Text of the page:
On Bastille Day we had a visit from Wychard and Falco from Scheepsbouw & Reparatie Friesland in Harlingen. They had driven fourteen hours from Harlingen to Capestang, spent eleven hours troubleshooting and replacing our house battery and they had rectified a few arisings from our first year of cruising Zonder Zorg. On Tuesday, 15 July, as they headed out on the fourteen hour drive back to Friesland, we prepared to continue down Canal du Midi.
At noon, after having paid our moorage account with le Capitain du Port, we slipped and continued along the fifty-four kilometre pound between locks, timing our departure to put us at the seven-lock staircase at Béziers toward the end of its afternoon down-bound opening. We figured this should have cleared the long line of boats waiting to head down. Along the way we passed a very creative use of hundred litre drums, seconded to serve as fenders sufficiently large for a boat ten times the size.
As we approached Tunnel de Malpas, we sounded our horn, hoping any up-bound rental boat understood the meaning of the signal and that we, as a down-bound vessel had priority.
Fortunately, there was no opposing traffic as we passed unscathed through the tunnel, which had been completed in 1680 as the first canal tunnel in Europe.
Further along we did see some very creative maneuvering by the rental boat skippers as they banged from bank to bank on their first day out.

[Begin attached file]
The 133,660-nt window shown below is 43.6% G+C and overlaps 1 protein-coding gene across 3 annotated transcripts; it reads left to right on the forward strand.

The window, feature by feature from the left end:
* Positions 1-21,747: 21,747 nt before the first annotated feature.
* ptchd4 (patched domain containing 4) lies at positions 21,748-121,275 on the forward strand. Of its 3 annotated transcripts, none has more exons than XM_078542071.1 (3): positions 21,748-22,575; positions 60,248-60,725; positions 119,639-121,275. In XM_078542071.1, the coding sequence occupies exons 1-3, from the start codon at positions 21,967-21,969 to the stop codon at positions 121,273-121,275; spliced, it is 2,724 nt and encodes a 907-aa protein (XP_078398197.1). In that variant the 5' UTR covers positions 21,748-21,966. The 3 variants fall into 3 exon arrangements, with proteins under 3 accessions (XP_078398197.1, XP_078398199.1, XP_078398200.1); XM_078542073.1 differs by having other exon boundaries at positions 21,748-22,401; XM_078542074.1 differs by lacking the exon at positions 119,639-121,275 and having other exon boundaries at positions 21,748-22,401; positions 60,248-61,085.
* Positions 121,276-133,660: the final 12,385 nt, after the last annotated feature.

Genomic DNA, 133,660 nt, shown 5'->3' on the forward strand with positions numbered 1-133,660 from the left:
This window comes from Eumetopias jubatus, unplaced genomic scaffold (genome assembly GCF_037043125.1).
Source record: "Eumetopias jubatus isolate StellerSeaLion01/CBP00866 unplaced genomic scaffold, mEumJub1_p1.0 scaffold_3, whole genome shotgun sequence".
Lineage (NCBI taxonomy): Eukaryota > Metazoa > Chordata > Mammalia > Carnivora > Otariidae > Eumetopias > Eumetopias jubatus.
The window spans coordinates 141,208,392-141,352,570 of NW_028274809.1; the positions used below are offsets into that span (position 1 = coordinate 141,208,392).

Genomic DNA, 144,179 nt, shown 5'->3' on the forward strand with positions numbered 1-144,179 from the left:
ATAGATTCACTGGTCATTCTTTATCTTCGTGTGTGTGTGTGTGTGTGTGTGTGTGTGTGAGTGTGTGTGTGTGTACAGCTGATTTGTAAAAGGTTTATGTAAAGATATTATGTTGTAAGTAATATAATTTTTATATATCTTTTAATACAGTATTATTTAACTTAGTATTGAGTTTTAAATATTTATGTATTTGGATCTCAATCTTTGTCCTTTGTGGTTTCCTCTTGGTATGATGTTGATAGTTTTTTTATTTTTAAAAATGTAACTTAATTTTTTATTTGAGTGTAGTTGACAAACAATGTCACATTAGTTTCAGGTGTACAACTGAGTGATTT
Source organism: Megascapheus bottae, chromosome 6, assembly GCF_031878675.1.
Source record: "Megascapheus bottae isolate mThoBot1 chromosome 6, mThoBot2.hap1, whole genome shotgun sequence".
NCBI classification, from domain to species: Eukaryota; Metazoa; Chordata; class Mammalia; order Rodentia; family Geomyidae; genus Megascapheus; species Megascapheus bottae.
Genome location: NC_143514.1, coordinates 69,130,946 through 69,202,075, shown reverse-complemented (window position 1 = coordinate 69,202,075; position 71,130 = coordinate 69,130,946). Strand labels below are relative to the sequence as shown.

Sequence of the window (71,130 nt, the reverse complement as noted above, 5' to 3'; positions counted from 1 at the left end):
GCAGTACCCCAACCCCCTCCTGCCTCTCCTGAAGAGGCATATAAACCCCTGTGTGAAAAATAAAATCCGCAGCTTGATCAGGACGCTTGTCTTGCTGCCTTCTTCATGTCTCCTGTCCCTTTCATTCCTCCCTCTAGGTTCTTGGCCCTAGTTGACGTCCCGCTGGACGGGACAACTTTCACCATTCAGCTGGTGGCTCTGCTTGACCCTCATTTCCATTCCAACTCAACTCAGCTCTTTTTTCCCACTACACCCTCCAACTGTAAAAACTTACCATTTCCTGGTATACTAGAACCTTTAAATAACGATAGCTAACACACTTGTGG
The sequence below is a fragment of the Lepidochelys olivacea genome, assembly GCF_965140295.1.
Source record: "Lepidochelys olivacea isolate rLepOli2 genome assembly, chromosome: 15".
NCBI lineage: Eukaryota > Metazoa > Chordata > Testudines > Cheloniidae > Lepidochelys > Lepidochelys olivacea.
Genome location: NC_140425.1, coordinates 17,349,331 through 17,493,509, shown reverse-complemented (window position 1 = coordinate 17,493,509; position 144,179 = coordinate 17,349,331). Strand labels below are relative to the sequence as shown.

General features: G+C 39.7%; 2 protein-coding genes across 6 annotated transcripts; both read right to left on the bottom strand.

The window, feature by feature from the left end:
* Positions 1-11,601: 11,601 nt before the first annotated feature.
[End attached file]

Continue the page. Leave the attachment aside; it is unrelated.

Our calculations and assumptions proved correct as we arrived at l’échelle de Fonserannes with the traffic light green and no line-up. We were joined in the staircase by a rental boat crowded with South Africans, so Edi had another opportunity to keep her Afrikaans in practice.
After a very quick descent of the seven locks, we motored out the bottom and past a long line of rental boats waiting for the up-bound cycle to begin at 1600. We counted sixteen boats waiting.
As we were nearing the end of the line-up, we met two commercial boats, which have priority in the locks, and would delay the line-up by nearly an hour. We saw that many of the boats would not make it up the flight of locks until late the following morning.
We continued along across the 198 metre aqueduct over l’Orb with its views across the river at Béziers and Cathédrale St-Nazaire.
From Béziers we worked our way down through four more locks and along another eleven kilometres. We passed through more of the wonderful hump-back bridges across the canal that were built in the late 1670s and early 1680s. At 1920 we secured to bollards for the night in a peaceful spot just short of Écluse Portiragnes.
The following morning we waited in the lock as an old dory crewed by seven senior citizens rowed into the chamber. Rowboats, canoes and kayaks are not allowed in the locks, but this one was given an exemption because of its historic aspect and the difficulty of portaging it around the lock, as other paddlers must.
As we continued down the canal, we began seeing Camargue horses along the banks.
Also along the banks, we saw Pastis, one of the tjalken we had looked at online in our early search for a barge. We had gone as far as contacting the broker to get further information and to discuss price. Seeing her now in the flesh, we were delighted that we had decided to pass on her and look further.